The first rule of air travel is "Don't eat Indian food the night before." Actually, that's the second rule of air travel. The first rule is "Don't eat Mexican food the night before."
The corollary to that is that if you do eat Mexican food, it's just wrong to let the other passengers know about it. But in no circumstances are you allowed to light matches on the plane to try to confuse them about the source of the odor. The cover-up is worse than the crime.
I only wish that the woman who violated these corollaries, causing a plane bound from Washington to Dallas to be diverted at Nashville, had thought through the consequences of her actions. And by "actions" I mean eating whatever it was she ate.
An American Airlines flight was forced to make an emergency landing Monday morning after a passenger lit a match to disguise the scent of flatulence, authorities said.Yes, I'm sure she did, but we all have "unspecified medical conditions," and most of us don't act like morons. Anyway, I'm sure you're wondering what exactly happened to the offending woman. The answer is that she escaped with a slap on the derriere, I mean wrist.
The Dallas-bound flight was diverted to Nashville after several passengers reported smelling burning sulfur from the matches, said Lynne Lowrance, spokeswoman for the Nashville International Airport Authority. All 99 passengers and five crew members were taken off and screened while the plane was searched and luggage was screened.
The FBI questioned a passenger who admitted she struck the matches in an attempt to conceal a "body odor," Lowrance said. She had an unspecified medical condition, authorities said.
The flight took off again, but the woman was not allowed back on the plane.As the old story about Samuel Johnson goes, a woman at a dinner party, lacking a match, tried to cover her problem by rubbing the leg of the table with her foot. Dr. Johnson declared, "Madam, we heard your first pronouncement. There's no need to make it rhyme." (I know this story can't be apocryphal, because I read a version of it on the internet, in a comment on a story about beans at freerepublic.com. Scroll to comment 34.)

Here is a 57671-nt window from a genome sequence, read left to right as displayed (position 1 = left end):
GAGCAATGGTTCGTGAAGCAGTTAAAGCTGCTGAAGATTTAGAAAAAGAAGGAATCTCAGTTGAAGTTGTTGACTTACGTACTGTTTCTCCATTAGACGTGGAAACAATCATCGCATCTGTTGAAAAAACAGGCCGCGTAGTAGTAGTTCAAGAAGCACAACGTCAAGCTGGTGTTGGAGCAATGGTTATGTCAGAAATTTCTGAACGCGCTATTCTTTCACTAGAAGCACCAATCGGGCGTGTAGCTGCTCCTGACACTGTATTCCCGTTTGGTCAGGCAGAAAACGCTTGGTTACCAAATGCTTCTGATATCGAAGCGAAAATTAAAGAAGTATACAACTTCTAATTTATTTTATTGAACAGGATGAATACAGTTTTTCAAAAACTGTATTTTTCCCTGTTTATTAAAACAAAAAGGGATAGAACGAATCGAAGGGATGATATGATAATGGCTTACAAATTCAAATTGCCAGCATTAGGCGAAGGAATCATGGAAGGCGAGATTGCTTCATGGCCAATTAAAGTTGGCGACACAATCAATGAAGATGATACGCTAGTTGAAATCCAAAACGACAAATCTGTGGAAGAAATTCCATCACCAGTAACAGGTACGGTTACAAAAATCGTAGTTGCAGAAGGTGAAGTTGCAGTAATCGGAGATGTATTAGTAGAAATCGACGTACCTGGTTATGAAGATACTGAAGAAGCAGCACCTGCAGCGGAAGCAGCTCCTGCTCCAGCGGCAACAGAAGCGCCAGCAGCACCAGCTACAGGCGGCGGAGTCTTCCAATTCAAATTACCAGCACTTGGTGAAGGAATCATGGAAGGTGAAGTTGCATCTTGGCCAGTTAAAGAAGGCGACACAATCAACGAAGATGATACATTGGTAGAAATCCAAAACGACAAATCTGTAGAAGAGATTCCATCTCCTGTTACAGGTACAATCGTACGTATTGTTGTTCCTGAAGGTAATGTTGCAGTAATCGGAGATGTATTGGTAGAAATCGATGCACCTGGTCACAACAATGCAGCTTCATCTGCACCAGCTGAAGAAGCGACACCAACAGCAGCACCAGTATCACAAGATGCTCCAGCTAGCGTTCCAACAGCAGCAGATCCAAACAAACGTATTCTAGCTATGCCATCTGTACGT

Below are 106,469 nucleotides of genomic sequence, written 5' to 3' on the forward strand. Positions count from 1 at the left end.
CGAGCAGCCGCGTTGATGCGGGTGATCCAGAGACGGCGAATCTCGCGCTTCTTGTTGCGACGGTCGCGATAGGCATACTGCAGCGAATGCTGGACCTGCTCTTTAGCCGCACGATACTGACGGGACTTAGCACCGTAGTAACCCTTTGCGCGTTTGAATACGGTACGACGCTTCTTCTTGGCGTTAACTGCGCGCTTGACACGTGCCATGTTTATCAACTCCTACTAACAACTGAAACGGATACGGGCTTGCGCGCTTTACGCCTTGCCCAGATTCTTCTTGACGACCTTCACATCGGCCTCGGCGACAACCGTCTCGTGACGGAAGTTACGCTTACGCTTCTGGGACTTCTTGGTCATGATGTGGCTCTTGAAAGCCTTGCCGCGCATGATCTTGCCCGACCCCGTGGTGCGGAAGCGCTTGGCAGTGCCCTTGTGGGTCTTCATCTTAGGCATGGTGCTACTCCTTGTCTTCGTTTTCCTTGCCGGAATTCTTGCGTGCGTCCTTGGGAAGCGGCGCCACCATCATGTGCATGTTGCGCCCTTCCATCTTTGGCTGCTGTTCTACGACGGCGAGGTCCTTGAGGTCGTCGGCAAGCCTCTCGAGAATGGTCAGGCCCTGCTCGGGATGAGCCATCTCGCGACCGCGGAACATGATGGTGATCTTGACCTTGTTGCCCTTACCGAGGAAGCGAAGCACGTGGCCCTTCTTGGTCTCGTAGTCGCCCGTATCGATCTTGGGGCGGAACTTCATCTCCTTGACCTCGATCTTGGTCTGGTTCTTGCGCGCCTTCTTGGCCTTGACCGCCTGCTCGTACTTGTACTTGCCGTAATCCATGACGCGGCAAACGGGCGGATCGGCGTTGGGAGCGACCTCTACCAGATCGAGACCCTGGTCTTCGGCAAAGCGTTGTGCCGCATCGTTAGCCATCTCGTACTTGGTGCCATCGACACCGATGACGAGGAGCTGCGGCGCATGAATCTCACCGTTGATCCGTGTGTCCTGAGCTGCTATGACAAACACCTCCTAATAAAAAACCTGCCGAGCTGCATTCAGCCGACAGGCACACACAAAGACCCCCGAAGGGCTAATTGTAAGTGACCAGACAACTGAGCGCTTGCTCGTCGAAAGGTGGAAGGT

"American has banned her for a long time," Lowrance said.
She was not charged but could have been. While it is legal to bring as many as four books of paper safety matches onto an aircraft, it is illegal to strike a match in an airplane, Lowrance said.
And if you think I'm immature for reporting this story in the first place, consider the fact that numerous news sources used it as a pretext for inserting the word "flatulence" into their headline -- e.g., USA Today ("Flatulence leads to flight diversion") -- and one British source even used the gerund form of the f-word.
What's worse is that there's actually an online poll at this site asking the following question: "If you were being interrogated by the FBI after lighting a match in flight would you admit you tried to cover up your flatulence?" The answer "Yes" is currently polling at 73%. There is no option to choose "I wouldn't light a match while in flight."